The replacement of ‘India’ with ‘Bharat’ in NCERT school textbooks has ignited a nationwide debate. Some view it as a move to honor cultural heritage, while others see it as an unnecessary political agenda that might confuse students.
India, a diverse and culturally rich nation, boasts a history that spans millennia, encompassing ancient civilizations, colonial rule, and eventual independence. This transformation is mirrored in the transition from the use of ‘India’ to ‘Bharat’ in NCERT school textbooks.
This shift has stirred discussions, with proponents arguing for the preservation of culture and national identity. Opponents, on the other hand, express concerns regarding practicality and inclusivity. Below, we present the viewpoints of teachers and students concerning this change.
According to an educator from Chandra Happy Hours Academy, “The replacement of ‘India’ with ‘Bharat’ in school textbooks is a step towards respecting our historical and cultural roots, fostering a sense of national pride. Teaching our children about ‘Bharat’ instead of ‘India’ can help them connect with their heritage and understand the profound historical significance of our country.”
A teacher from Nainital High School supports this view, stating, “The shift from ‘India’ to ‘Bharat’ in educational materials encourages students to appreciate the linguistic and cultural diversity that defines our nation. Using ‘Bharat’ in textbooks represents not only a terminological alteration but a move towards promoting a more authentic representation of our nation’s identity.”
On the other hand, there are dissenting opinions. Vandana Malhotra, a senior school teacher, remarks, “The decision to alter ‘India’ to ‘Bharat’ in textbooks appears more like an unnecessary political agenda rather than an educational enhancement. This change could confuse students and disrupt their familiarity with the term ‘India’ in their textbooks.”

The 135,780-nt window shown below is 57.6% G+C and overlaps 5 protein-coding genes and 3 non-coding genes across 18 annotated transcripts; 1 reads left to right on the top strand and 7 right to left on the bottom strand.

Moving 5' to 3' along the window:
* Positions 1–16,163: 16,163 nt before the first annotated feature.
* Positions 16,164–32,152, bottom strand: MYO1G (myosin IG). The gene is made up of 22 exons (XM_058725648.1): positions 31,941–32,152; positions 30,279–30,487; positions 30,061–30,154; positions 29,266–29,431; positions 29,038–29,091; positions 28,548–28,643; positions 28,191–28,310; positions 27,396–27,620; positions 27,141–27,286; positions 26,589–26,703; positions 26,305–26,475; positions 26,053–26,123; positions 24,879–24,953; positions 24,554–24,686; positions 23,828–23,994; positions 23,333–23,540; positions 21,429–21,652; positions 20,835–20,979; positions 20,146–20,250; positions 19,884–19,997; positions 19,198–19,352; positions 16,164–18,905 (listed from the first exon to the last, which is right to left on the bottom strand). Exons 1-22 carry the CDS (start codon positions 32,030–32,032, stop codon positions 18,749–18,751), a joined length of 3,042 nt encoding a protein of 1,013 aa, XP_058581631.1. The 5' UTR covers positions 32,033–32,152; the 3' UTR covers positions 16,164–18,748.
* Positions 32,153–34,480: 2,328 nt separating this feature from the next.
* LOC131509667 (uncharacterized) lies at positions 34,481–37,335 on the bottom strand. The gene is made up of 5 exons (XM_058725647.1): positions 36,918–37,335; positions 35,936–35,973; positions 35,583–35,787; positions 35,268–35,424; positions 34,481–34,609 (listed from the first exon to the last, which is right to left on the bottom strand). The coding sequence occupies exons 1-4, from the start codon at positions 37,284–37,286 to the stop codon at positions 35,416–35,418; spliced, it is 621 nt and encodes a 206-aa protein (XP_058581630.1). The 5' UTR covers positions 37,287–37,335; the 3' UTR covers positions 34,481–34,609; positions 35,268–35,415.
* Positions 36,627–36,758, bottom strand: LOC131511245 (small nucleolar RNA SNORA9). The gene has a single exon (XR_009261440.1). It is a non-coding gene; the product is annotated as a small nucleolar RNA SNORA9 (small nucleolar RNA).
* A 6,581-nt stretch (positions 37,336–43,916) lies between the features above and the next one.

“It raises questions about whether this change will yield significant educational benefits and whether it might cause more confusion than clarity. This transition appears to be more political than a well-thought-out educational strategy, diverting attention from genuine educational reforms,” notes a school teacher in Kerala.
What do students have to say? While some students support this change, others consider it unnecessary and politically motivated.
Aanya, a Class 10 student, applauds the alteration, stating, “Renaming India as Bharat in our school textbooks is a powerful step in embracing our cultural roots and promoting our rich heritage.”
Arjun, a student in Class 9, believes, “As a student, I think this change encourages us to connect with our past and grasp the significance of our country’s original name, Bharat. Using Bharat in our textbooks is a small yet vital change that can bridge the gap between our modern education system and our ancient cultural heritage.”
However, Priya, a Class 10 student, disagrees, saying, “Our education system should focus on more critical issues instead of renaming our country in textbooks. It’s a waste of time and resources. I don’t understand why we need to change something as fundamental as the name of our country in textbooks. It’s unnecessary and doesn’t enhance our education.”
The transition from ‘India’ to ‘Bharat’ in school textbooks reflects an endeavor to reconnect with India’s cultural and historical heritage. While this change stems from the desire to preserve cultural identity and promote national pride, it must be carried out thoughtfully to ensure inclusivity and relevance.
Balancing tradition with modernity is a delicate task, and policymakers and educators should collaborate to strike this balance effectively. Ultimately, the use of ‘Bharat’ alongside ‘India’ can serve as a bridge between the past and the present, uniting India’s diverse population under a shared sense of cultural and historical heritage.